Understanding the Difference Between Reactive, Predictive, and Preventive Maintenance

Written By: Brant Henne
  • 2/25/2020
  • Read Time : 3 min
difference between reactive, predictive, and preventive maintenance

Downtime costs money, and the most destructive and costly downtime comes in the form of unplanned outages. These outages are typically addressed by reactive maintenance. Reactive maintenance (a euphemism for service) of machine and line failures can cost significantly more than planned maintenance, as an unexpected shutdown halts production, incurs repair costs, and may require extensive replacement of broken machinery.

While planned is preferable to unplanned maintenance, not all types of planned maintenance are the same. In this article, we’ll compare predictive maintenance and preventive maintenance.

What is Preventive Maintenance?

Preventive (or preventative) maintenance is planned and administered to equipment in advance, to reduce the chance that it will fail. There preventive maintenance can be administered based on usage limits or a preset schedule.

Usage-based preventive maintenance is applied as equipment reaches an operational threshold (e.g. hours in use, production cycles, or distance reached). Scheduled-based maintenance occurs at regular intervals, regardless of usage, to ensure that no issues are emerging that could lead it to break down and stop production.

While prevention is preferable to letting things run to failure, there are drawbacks. Whether time-based or usage-based, the threshold triggering maintenance is in reality an educated guess. Equipment runs the risk of breaking down before the next maintenance visit, but more likely, you’ll be wasting resources over the lifespan of an asset for unnecessary maintenance.

What is Predictive Maintenance?

In contrast, predictive maintenance tracks an asset’s performance, status, and health in real time, using connected condition-monitoring tools. These tools detect equipment abnormalities during normal operation, allowing products to be maintained whenever they require it—but only when they require it.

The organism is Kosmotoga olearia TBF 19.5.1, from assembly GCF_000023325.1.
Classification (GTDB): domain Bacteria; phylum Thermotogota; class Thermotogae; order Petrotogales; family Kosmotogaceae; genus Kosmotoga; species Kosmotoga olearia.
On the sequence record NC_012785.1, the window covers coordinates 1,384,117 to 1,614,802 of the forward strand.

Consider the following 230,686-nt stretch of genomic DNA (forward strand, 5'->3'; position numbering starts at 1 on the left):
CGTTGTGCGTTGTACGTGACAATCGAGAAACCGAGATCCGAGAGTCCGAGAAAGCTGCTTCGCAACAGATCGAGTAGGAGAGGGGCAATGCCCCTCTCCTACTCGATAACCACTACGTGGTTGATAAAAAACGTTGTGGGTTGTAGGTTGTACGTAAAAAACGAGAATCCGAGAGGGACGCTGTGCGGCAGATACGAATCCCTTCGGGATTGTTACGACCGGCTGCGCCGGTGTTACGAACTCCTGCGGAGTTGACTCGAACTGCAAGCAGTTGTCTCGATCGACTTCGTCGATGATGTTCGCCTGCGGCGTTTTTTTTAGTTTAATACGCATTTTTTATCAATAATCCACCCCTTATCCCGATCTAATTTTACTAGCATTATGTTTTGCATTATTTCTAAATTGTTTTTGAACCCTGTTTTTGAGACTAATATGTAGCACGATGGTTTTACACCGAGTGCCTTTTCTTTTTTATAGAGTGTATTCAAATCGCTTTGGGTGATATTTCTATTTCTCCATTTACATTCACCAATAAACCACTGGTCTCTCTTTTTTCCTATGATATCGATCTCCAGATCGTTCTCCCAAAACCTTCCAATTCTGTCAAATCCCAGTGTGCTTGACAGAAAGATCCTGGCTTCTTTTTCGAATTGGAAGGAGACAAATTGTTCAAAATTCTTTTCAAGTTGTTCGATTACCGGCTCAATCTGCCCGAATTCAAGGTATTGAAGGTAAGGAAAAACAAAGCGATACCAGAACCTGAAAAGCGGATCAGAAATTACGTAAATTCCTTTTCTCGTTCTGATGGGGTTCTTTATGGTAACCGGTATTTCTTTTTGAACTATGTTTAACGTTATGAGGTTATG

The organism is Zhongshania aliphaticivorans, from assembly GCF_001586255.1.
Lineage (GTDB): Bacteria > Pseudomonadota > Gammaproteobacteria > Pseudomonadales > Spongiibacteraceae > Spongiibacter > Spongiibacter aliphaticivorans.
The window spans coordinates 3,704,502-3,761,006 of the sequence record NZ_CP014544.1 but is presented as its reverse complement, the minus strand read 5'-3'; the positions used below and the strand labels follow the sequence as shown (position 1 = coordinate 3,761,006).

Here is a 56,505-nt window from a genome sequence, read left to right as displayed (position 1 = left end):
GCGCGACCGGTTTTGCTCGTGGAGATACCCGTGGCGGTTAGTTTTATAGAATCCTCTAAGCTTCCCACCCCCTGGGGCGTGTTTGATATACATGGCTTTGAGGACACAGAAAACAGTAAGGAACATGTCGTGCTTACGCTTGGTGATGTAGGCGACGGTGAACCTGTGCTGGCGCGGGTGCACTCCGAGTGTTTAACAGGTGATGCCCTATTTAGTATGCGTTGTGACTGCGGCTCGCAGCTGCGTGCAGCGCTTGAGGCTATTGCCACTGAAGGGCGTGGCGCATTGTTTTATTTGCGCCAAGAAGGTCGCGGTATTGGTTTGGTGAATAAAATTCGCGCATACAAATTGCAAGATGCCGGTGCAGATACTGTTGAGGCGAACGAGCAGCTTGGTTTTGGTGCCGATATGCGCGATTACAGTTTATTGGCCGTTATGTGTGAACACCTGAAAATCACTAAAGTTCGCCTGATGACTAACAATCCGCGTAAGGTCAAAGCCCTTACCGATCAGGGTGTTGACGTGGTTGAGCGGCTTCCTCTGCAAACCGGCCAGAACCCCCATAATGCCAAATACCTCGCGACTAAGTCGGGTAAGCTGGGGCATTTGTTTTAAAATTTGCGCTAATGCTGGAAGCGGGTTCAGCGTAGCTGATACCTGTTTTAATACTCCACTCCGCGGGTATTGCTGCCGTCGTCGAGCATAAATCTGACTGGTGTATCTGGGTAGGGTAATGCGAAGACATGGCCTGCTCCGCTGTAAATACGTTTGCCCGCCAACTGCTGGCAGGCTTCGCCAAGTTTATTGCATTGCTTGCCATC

Predictive maintenance is a newer approach and requires a digitalization of condition-based machine monitoring, and some investment of technology. Machines must be equipped with sensors, connected to an industrial internet of things (IIoT) platform, and configured for customized views and notifications. The complexity in delivering this type of condition monitoring depends on the age, diversity, and amount of equipment. Robust IIoT platforms, such as PTC’s ThingWorx, are designed to support complex, heterogenous environments, and to simplify the implementation of the IIoT and IIoT-based solutions.

While some organizations have resisted the perceived complexity and cost of the initial investment, a cost-benefit analysis usually exposes a fairly rapid ROI—particularly when accounting for unplanned downtime incidents. In the race for reduced downtime, preventative maintenance has quickly matured from a nice-to-have feature to a mission-critical core capability.

Turning Preventive Maintenance into Business Value

In industrial settings, equipment is part of a complex network; when any single part fails, it impacts the surrounding value chain. Even if it’s a relatively minor problem, it has the potential to halt a line, floor, or worse, an entire facility. For some industrial companies, minutes of downtime are measured in millions of dollars.

Preventive maintenance combined with the IoT helps you to rapidly detect problems before things get that far. It makes it easy to streamline the whole process, automating work orders and ordering the supplies you need, much in the same way as scheduled preventive maintenance.

While there is an upfront requirement of resources to correctly implement an IIoT platform and condition monitoring, the benefits enabled by predictive maintenance far outweigh these resources. Additionally, the connectivity established for an IIoT-driven condition-monitoring application can be leveraged beyond predictive maintenance. Analytics, automation, and integration between OT factory equipment and corporate IT systems open huge avenues to further increase efficiency and output, while preventing downtime and reducing waste.

Learn More about Predictive Maintenance, Remote Condition Monitoring, and IIoT Analytics

One of the benefits of the IIoT is that you can leverage increasing value, by starting with tactical projects that deliver an ROI, and scale up to larger, more impactful changes across your organization. Get your complimentary copy of Tech-Clarity’s eBook “Improving Manufacturing Performance with IIoT Analytics” to learn how IIoT analytics can build on remote monitoring to drive substantial value to your organization. To get more resources about remote monitoring in service settings, visit our remote monitoring resource page.

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Tags:
  • Connected Devices
  • Digital Transformation
  • Predictive Analytics
  • Aerospace-Defense
  • Automotive
  • Electronics and High-Tech
  • Industrial Equipment
  • Life Sciences
  • Oil and Gas
  • Industrial Internet of Things
  • Service and Parts
  • Aerospace and Defense

About the Author

Brant Henne

As a Content Strategy Manager, I thrive on engaging technology stories. There's no shortage of these stories at PTC; we're helping entire industries use the IoT and AR to transform their business.